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Pelvic Inflammatory Disease Differential Diagnoses

  • Author: Suzanne Moore Shepherd, MD, MS, DTM&H, FACEP, FAAEM; Chief Editor: Michel E Rivlin, MD  more...
 
Updated: Sep 28, 2015
 
 

Diagnostic Considerations

The diagnosis of acute pelvic inflammatory disease (PID) is primarily based on historical and clinical findings. The diagnostic process is imprecise, with no single piece of historical, physical, or laboratory information found to be highly specific or sensitive for the disease.

Patients with endocervical infections and PID may be asymptomatic. Uncomplicated endocervical infections with C trachomatis and N gonorrhoeae are underdiagnosed and tend to be undertreated.[57] Bjartling et al reported less symptomatic urethral infection and decreased lower abdominal findings produced by a less virulent variant strain of C trachomatis.[23]

Although many patients with PID have atypical presentations and exhibit no or few symptoms, more than 25% of these patients meet objective criteria for upper tract infection on laparoscopic examination. The sensitivity of the pelvic examination is only 60%.

Because of the relatively poor specificity and sensitivity of clinical findings, the Centers for Disease Control and Prevention (CDC) has established minimal criteria for the diagnosis of PID. According to these criteria, empiric treatment of PID is indicated when a patient who is at risk for sexually transmitted disease (STD) has pelvic or lower abdominal pain, no identifiable cause for her illness other than PID, and, on pelvic examination, 1 or more of the following minimal criteria{Re36}:

  • Cervical motion tenderness
  • Uterine tenderness
  • Adnexal tenderness

The differential diagnosis includes appendicitis, cervicitis, urinary tract infection, endometriosis, ovarian torsion, interstitial cystitis, and, less commonly, adnexal tumors. A delay in diagnosis or treatment can result in long-term sequelae, such as chronic pelvic pain and tubal infertility.

All female patients of childbearing age with lower abdominal pain require a pregnancy test. PID is the most common incorrect diagnosis in missed ectopic pregnancy.

Pain from PID usually lasts less than 7 days. If pain lasts longer than 3 weeks, the likelihood that the patient has PID declines substantially.

Most patients show clinical response within 48-72 hours after initiation of medical therapy. If the patient continues to have fever, chills, uterine tenderness, adnexal tenderness, and cervical motion tenderness, consider other possible causes and a diagnostic laparoscopy.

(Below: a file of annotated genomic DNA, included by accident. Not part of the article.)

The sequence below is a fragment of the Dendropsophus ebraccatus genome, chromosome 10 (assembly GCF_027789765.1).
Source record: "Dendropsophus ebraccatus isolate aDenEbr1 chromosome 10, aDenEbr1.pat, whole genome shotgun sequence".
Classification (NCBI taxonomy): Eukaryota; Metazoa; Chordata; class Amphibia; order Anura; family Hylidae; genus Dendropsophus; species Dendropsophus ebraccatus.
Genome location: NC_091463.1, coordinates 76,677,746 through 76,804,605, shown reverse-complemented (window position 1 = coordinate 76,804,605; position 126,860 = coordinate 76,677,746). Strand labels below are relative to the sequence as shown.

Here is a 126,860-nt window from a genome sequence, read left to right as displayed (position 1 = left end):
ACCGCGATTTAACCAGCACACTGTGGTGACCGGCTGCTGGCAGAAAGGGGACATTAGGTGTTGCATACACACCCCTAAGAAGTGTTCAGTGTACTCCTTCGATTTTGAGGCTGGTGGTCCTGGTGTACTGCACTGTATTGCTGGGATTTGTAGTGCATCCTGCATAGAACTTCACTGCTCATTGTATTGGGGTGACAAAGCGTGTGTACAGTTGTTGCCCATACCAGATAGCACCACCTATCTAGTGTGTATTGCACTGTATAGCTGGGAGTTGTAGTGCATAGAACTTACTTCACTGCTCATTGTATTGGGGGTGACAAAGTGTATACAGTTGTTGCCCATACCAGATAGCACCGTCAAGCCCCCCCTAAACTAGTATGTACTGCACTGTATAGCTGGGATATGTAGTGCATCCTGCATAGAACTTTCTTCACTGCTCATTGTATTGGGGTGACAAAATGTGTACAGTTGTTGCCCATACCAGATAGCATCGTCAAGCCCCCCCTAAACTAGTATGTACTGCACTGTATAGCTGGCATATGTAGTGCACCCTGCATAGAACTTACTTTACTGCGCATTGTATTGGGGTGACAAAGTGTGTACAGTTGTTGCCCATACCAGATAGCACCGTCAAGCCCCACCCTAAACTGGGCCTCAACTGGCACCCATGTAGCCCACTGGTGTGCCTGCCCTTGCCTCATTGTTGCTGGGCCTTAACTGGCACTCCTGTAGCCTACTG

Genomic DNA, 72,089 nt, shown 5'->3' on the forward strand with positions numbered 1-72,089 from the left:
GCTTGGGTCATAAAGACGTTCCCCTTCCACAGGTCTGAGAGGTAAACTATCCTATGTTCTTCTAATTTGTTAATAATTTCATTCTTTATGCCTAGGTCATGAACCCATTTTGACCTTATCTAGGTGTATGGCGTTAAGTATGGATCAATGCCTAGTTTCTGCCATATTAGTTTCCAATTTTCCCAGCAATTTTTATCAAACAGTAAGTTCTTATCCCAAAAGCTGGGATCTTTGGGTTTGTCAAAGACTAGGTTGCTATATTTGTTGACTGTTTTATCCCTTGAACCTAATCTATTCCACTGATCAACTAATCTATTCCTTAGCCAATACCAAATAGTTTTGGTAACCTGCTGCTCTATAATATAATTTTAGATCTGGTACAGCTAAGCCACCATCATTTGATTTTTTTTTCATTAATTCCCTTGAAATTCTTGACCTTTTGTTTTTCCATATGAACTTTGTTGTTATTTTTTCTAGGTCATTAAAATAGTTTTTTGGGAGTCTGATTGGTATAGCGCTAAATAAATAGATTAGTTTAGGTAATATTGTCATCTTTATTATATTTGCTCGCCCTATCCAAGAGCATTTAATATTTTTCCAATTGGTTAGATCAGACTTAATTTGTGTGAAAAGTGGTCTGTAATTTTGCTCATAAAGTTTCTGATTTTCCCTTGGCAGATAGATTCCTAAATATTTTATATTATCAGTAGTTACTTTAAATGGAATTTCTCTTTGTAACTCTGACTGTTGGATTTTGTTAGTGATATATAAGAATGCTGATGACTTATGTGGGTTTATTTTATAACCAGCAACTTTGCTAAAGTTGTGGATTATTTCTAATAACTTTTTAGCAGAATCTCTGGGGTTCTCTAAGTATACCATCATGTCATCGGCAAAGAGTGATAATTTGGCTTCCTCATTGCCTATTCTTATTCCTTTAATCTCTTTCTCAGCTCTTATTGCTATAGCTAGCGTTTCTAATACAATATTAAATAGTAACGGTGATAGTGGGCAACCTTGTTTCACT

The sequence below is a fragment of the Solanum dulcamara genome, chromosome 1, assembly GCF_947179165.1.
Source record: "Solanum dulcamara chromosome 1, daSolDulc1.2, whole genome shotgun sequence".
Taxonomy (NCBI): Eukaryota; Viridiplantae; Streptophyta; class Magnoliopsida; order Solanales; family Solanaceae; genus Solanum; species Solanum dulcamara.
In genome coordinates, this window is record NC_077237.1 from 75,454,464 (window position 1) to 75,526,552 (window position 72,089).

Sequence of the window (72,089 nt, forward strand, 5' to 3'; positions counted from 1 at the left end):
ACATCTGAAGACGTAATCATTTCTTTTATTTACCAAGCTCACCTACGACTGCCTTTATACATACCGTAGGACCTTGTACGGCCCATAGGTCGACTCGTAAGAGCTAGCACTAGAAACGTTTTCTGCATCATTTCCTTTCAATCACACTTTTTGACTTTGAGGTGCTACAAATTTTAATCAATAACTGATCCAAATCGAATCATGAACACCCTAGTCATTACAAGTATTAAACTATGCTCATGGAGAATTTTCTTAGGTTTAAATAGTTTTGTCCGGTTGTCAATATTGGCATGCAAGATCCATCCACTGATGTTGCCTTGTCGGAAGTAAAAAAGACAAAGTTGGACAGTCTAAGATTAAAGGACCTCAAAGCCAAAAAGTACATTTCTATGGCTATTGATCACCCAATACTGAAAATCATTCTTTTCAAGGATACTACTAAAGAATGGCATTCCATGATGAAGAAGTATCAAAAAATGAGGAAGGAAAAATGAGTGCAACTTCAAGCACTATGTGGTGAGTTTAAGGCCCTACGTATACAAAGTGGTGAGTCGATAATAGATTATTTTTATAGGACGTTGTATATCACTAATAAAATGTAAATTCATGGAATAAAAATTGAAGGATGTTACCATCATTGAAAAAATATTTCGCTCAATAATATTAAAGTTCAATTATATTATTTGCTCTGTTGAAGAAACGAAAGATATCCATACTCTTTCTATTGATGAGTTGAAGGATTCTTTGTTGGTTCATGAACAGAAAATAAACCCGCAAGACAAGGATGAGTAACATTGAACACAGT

Differential Diagnoses

 
 
Contributor Information and Disclosures
Author

Suzanne Moore Shepherd, MD, MS, DTM&H, FACEP, FAAEM Professor of Emergency Medicine, Education Officer, Department of Emergency Medicine, Hospital of the University of Pennsylvania; Director of Education and Research, PENN Travel Medicine; Medical Director, Fast Track, Department of Emergency Medicine

Suzanne Moore Shepherd, MD, MS, DTM&H, FACEP, FAAEM is a member of the following medical societies: Alpha Omega Alpha, American Academy of Emergency Medicine, American Society of Tropical Medicine and Hygiene, International Society of Travel Medicine, Society for Academic Emergency Medicine, Wilderness Medical Society

Disclosure: Nothing to disclose.

Specialty Editor Board

Nicole W Karjane, MD Associate Professor, Department of Obstetrics and Gynecology, Virginia Commonwealth University Medical Center

Nicole W Karjane, MD is a member of the following medical societies: American College of Obstetricians and Gynecologists, Association of Professors of Gynecology and Obstetrics, North American Society for Pediatric and Adolescent Gynecology

Disclosure: Nothing to disclose.

Chief Editor

Michel E Rivlin, MD Former Professor, Department of Obstetrics and Gynecology, University of Mississippi School of Medicine

Michel E Rivlin, MD is a member of the following medical societies: American College of Obstetricians and Gynecologists, American Medical Association, Mississippi State Medical Association, Royal College of Surgeons of Edinburgh, Royal College of Obstetricians and Gynaecologists

Disclosure: Nothing to disclose.

Acknowledgements

Francisco Talavera, PharmD, PhD Adjunct Assistant Professor, University of Nebraska Medical Center College of Pharmacy; Editor-in-Chief, Medscape Drug Reference

Disclosure: Medscape Salary Employment

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"Violin-string" adhesions of chronic Fitz-Hugh-Curtis syndrome.
Transabdominal ultrasonogram shows anechoic tubular structures in adnexa; finding is compatible with hydrosalpinx.
Endovaginal ultrasonogram reveals tubular structure with debris in left adnexa; finding is compatible with pyosalpinx.
Ultrasonogram shows markedly heterogeneous and thickened endometrium; finding is compatible with endometritis.
Ultrasonogram reveals bilateral complex masses in patient who had pyometrium; finding is compatible with tubo-ovarian abscess.
Transabdominal ultrasonogram demonstrates echogenic region within endometrium with dirty shadowing; finding is compatible with air in endometrium and endometritis. Additionally, bilateral complex masses are present; finding is compatible with tubo-ovarian masses.
 
 
 
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